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Building Resilience Through Financial Literacy Key to Wales’ Recovery

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Lloyds Banking Group has recently unveiled The Big Conversation: Helping Britain Recover report which harnesses insights gathered from business leaders, policy-makers, and community leaders around the UK and highlights strong calls from stakeholders for a bespoke devolved approach to the economic recovery.

The report follows the Group convening 22 discussions with over 900 local businesses, industry leaders, politicians and experts across the UK’s nations and regions. In Wales, the event From Crisis to Recovery: Building Resilience in Wales, speakers including Ben Lake MP for Ceredigion and Tonia Antoniazzi MP for Gower, discussed how open and honest conversations about household finances can build financial literacy and encourage people to find debt support. A particular focus of the conversation was how financial education could and help build confidence and empower individuals to better manage their finances.

Lloyds Banking Group used its network to bring together participants at a time when listening, sharing experiences and a sense of community is even more important than ever before. These roundtables were hosted virtually over three months and saw panels come together to discuss the challenges and opportunities they’ve faced this year and share ideas for building a sustainable recovery across the UK.

At UK level, the conversations explored the critical areas of support needed to help rebuild communities and inform public policy and also identified emerging consensus on what is required to support the UK’s recovery. The insights will help shape future Group strategy. Discussions focused on support for SMEs, digital skills, agriculture, housing, household finances, electric vehicles and sustainability.

In the process of sharing experiences, stories of outstanding resilience emerged: business models pivoting to exploit online retail opportunities, production lines integrating social distancing measures and employees retraining in digital skills to equip them, and their firms, for the future. A clear consensus that collaboration and innovation must be at the heart of the recovery came to the fore.

Nicola Bannister, Lloyds Banking Group Ambassador for Wales, said:

“The pandemic has put additional strain on many household finances across Wales. But on top of this, it was clear from our discussions with key Welsh stakeholders that many people don’t realise the gravitas of their financial situation until it’s too late.

“As such, encouraging open and honest conversations about finances, while implementing more formal financial literacy into the education system and support services, are both important for setting families up for recovery post-pandemic.”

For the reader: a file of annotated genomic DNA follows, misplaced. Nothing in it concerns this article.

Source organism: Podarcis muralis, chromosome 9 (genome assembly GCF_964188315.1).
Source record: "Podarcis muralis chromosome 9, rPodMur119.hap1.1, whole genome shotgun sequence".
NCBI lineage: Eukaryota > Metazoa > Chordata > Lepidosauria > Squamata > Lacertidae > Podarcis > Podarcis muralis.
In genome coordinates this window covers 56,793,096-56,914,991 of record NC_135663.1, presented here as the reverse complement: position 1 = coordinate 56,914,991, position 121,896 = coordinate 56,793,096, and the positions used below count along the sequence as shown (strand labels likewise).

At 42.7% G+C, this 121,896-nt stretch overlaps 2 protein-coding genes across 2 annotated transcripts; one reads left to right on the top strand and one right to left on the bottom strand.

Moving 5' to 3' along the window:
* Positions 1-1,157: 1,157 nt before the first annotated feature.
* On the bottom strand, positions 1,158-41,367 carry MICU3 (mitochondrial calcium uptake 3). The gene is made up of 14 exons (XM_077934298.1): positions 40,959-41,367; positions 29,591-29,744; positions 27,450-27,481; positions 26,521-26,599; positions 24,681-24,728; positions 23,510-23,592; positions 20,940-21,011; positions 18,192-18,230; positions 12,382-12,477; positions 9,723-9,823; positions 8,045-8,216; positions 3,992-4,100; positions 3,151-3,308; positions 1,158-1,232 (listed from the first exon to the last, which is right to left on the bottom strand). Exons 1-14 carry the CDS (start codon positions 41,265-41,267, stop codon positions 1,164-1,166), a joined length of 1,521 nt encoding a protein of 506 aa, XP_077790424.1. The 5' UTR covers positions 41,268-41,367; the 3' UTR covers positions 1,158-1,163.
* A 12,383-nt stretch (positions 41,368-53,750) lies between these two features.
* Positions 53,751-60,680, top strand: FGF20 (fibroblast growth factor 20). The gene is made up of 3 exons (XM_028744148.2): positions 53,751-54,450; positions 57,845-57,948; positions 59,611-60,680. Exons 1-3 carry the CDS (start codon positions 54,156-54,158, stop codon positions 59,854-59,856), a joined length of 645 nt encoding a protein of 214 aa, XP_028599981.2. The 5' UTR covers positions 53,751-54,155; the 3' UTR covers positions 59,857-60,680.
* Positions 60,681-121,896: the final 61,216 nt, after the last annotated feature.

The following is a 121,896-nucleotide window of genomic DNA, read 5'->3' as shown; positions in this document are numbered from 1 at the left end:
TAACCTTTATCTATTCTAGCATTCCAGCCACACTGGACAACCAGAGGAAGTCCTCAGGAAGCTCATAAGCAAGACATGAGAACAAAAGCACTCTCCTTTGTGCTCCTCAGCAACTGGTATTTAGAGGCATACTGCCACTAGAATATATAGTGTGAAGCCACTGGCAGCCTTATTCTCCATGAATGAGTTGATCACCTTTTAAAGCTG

Levelling up

The politicians, businesses, campaigners and community leaders involved in the events made it clear that they want to see regionally focused recovery strategies, shaped by local voices for local economies, to ensure the right solutions are put in place.

António Horta-Osório, CEO of Lloyds Banking Group, said:

“After nearly a year of huge upheaval for our personal and professional lives, we know that it’s more important than ever that we all take the time to listen. Given our depth of expertise and our presence across the UK’s nations and regions, we were able to bring together a vibrant network of businesses, industry experts and MPs so we could all listen and learn from each other’s experiences.

“A huge amount was discussed in the course of The Big Conversation, but a few themes became particularly clear. For me, the most striking of which was that while there were many shared experiences among businesses in certain sectors, the largest differences were in the experiences of businesses and communities in different geographies. This makes a tailored, regionally-led and regionally-informed approach to our national recovery essential.”

Examples of How Some Businesses Responded to the Challenges they Faced Due to Covid-19:

Tiny Rebel Brewery saw 90% of their trade disappear when lockdown forced bars and restaurants to close their doors to the public. They had to make quick decisions about how to keep their business going. One of their first moves was to drastically scale up their online retail arm, which allowed them to grow their presence in household retailers like Sainsburys and Waitrose. By switching focus, Tiny Rebel saw a 575% growth in revenue from online sales during lockdown, highlighting the benefit of a strong digital offer in the current climate.